Samuel H. Solomon
Memorial Scholarship

The Samuel H. Solomon Memorial Scholarship for Psychology and Law was created by DOAR, Inc., to celebrate the career and legacy of its founder, Samuel (“Sam”) H. Solomon. Sam was a leading pioneer in establishing the use of technology in the country’s state and federal courts and was one of the first and most successful trial strategy consultants. Sam was particularly focused on the psychology of juror decision-making and how to develop presentation strategies based on how mock jurors reacted to the facts and arguments of his clients’ cases. His research methodology is the foundation of DOAR’s success and has greatly influenced the field of jury research more broadly. Sam retired in 2010 and moved to Israel with his wife, Meryl, to be near their children and grandchildren.  There, Sam was deeply involved in politics, religion, and investing in Israeli technology startups until his untimely death in 2022.

In tribute to Sam’s legacy, the scholarship provides financial support to outstanding graduate and doctoral students focused on psychology and law in their studies, research, and/or career aspirations.

For more information about the scholarship, including eligibility requirements, visit the John Jay College of Criminal Justice website under Scholarships.

2024 Recipients

Congratulations to the 2024 Samuel H. Solomon Memorial Scholarship recipients.

Tirza Ben Ari

Doctoral Student, Psychology & Law

Tirza Ben Ari is a doctoral student at The Graduate Center, John Jay College of Criminal Justice. Her passion for improving the justice system and work as a case analyst/trial preparation assistant at the Queens District Attorney’s Conviction Integrity Unit (CIU) during her post-MA OPT has led her to her Ph.D. program, researching topics such as false confessions and police interrogation techniques, plea bargains, and psychology-related misconceptions within the justice system.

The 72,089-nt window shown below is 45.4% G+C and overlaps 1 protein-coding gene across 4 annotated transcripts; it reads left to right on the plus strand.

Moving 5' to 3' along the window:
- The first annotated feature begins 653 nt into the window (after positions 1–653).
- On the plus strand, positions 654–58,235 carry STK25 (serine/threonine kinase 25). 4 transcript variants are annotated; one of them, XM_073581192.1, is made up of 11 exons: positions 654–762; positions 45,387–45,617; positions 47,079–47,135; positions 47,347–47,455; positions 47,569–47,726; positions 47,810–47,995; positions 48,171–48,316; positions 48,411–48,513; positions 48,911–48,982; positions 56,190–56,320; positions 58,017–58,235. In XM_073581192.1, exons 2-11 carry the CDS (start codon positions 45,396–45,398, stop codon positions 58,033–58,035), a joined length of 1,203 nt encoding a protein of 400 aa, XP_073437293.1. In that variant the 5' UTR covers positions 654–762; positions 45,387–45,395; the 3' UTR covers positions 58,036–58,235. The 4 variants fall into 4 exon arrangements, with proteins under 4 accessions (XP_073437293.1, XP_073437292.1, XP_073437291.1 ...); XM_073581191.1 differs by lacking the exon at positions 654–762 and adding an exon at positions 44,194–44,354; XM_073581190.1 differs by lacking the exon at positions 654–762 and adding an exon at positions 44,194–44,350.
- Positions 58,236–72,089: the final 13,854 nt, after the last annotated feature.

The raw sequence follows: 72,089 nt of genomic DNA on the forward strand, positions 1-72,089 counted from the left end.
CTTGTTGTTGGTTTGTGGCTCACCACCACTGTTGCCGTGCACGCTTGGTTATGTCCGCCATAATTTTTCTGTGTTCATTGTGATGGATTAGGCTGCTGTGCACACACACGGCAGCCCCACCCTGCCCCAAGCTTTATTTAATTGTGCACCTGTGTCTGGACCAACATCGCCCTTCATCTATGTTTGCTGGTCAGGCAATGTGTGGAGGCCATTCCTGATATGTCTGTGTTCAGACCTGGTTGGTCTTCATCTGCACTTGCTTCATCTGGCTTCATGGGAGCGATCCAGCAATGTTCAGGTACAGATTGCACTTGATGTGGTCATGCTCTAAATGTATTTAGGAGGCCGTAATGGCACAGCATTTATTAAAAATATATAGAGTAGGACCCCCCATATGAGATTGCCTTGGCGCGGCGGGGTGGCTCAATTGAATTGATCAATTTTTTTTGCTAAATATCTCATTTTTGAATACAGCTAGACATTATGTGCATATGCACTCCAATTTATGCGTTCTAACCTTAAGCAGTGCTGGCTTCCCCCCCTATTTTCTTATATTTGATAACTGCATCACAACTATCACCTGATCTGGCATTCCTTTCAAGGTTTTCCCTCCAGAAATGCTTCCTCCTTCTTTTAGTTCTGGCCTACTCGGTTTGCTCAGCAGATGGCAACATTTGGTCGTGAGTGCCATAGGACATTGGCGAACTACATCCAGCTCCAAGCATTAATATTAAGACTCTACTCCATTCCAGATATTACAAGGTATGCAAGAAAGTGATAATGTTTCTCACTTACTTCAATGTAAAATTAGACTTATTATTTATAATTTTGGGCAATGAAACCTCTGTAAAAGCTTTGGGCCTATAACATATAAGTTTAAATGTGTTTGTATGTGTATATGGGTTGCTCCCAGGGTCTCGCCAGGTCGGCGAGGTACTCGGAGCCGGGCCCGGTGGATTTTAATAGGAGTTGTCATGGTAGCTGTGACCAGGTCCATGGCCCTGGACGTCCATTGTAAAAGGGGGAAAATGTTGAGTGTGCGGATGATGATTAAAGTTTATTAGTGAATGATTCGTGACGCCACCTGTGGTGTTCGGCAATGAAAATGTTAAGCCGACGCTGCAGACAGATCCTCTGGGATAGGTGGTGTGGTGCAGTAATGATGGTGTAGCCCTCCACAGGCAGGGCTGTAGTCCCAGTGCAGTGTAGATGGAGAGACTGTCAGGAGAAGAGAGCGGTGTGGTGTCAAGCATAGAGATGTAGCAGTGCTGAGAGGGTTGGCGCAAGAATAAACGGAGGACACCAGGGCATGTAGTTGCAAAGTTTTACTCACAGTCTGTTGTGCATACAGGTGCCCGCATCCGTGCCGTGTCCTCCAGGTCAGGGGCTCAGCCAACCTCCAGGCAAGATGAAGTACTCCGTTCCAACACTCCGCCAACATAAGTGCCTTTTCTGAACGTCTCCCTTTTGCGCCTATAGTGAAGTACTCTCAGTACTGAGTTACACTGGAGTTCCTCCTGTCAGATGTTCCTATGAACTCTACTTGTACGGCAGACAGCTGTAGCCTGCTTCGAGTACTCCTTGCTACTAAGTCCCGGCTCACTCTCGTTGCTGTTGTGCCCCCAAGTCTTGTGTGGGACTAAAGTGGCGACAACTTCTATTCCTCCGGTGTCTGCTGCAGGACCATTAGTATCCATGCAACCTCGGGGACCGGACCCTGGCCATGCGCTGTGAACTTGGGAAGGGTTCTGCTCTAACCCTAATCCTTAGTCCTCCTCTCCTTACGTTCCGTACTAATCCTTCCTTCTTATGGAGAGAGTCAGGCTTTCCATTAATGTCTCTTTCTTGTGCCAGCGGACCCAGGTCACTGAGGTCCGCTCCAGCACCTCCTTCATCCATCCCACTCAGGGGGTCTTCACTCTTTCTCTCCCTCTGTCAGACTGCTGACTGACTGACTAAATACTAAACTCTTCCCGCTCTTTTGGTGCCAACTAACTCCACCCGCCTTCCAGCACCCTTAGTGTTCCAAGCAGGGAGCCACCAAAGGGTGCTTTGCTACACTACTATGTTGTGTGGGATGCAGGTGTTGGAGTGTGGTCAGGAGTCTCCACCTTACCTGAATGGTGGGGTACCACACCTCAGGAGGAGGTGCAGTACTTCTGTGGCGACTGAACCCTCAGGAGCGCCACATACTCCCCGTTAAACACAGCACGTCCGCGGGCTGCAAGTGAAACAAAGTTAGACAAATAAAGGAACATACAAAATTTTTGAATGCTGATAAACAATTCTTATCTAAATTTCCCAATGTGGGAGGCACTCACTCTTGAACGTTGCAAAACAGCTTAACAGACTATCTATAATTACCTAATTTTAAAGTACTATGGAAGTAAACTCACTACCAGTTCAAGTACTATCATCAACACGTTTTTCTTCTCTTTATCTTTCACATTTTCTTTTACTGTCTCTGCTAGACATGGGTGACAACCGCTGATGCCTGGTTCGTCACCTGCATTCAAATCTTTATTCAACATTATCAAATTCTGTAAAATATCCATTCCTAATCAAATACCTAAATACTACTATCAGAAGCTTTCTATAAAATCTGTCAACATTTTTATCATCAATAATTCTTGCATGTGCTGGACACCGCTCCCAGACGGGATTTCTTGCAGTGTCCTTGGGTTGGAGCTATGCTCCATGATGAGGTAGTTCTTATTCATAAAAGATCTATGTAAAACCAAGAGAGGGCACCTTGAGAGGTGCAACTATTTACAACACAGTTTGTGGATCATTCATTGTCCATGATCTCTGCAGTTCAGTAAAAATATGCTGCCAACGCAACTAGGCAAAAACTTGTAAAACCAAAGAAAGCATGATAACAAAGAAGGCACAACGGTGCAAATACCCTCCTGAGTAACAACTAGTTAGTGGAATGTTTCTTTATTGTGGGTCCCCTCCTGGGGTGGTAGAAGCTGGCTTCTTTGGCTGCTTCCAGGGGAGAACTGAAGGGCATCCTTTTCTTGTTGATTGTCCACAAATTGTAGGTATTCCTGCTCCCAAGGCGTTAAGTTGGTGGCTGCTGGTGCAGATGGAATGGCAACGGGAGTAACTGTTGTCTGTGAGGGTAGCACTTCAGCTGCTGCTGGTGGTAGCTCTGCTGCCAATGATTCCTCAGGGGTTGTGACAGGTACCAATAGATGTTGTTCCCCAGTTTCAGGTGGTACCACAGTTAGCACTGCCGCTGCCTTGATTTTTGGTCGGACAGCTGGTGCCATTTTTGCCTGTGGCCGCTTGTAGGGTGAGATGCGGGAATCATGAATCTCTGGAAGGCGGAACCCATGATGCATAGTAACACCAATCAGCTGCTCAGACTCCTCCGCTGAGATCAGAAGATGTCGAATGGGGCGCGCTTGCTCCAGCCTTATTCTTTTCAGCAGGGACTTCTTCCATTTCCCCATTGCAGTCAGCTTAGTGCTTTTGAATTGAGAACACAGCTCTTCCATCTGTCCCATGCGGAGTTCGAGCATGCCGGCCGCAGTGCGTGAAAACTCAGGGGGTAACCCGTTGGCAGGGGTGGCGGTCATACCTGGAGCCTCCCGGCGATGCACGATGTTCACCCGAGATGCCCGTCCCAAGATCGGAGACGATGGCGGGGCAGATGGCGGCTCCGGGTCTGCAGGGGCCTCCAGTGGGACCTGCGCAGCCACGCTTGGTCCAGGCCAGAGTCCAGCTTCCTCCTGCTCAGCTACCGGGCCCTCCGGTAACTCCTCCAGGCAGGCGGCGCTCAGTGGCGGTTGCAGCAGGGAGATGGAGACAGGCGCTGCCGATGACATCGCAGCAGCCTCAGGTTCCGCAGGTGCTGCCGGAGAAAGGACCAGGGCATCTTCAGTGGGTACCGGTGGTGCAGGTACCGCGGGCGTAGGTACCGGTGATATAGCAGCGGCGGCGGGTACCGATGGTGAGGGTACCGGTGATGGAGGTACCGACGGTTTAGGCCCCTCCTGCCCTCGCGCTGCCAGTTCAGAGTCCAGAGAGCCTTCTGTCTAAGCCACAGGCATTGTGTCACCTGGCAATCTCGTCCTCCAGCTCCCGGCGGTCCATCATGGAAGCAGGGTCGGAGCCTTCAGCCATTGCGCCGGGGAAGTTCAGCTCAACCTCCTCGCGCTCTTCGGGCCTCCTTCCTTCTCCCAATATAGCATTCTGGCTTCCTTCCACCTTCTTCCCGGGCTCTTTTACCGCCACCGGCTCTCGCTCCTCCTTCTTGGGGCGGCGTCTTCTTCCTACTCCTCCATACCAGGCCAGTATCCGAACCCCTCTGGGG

Tirza aims to contribute meaningfully to promoting conviction integrity as a scholar and an advocate for justice reform.

Agnieszka Nogalska

Forensics Psychology Master’s Student

Agnieszka Nogalska is a Forensic Psychology Master’s student at John Jay College of Criminal Justice. Her research aims to examine risk assessment through the lens of intervention and rehabilitation. At John Jay, she completed a non-clinical externship at the Brain Health Lab, worked as a teaching assistant, and volunteered for the Restorative Justice Project. Agnieszka successfully defended her thesis in December of 2023, which examined the psychometric properties of a widely used risk assessment measure for recidivism.

Agnieszka is pursuing a PhD in Clinical Psychology and a career as a forensic psychologist.

2023 Recipients

Congratulations to the 2023 Samuel H. Solomon Memorial Scholarship recipients.

Sydney Baker

Doctoral Candidate, Clinical Psychology

Sydney Baker is a fifth-year Clinical Psychology doctoral candidate at John Jay College of Criminal Justice. Her research aims to understand how juvenile justice system procedures, such as interrogation and plea bargaining, can be improved to accurately reflect adolescent development. Sydney works in the Youth Law & Psychology Lab at John Jay, where she conducts translational research that has direct implications for public policy reform.

Phoebe Kane

Forensics Psychology Master’s Student

Phoebe is a Forensic Psychology Master’s student at John Jay College of Criminal Justice and will receive their degree in Spring 2023. Phoebe’s thesis project is an archival exploration of arrays used in previous eyewitness research studies to evaluate lineup bias in laboratory experiments. As a Graduate Research Assistant, Phoebe’s main studies of focus explore plea bargaining and confessions and lineup fairness within eyewitness identification research.

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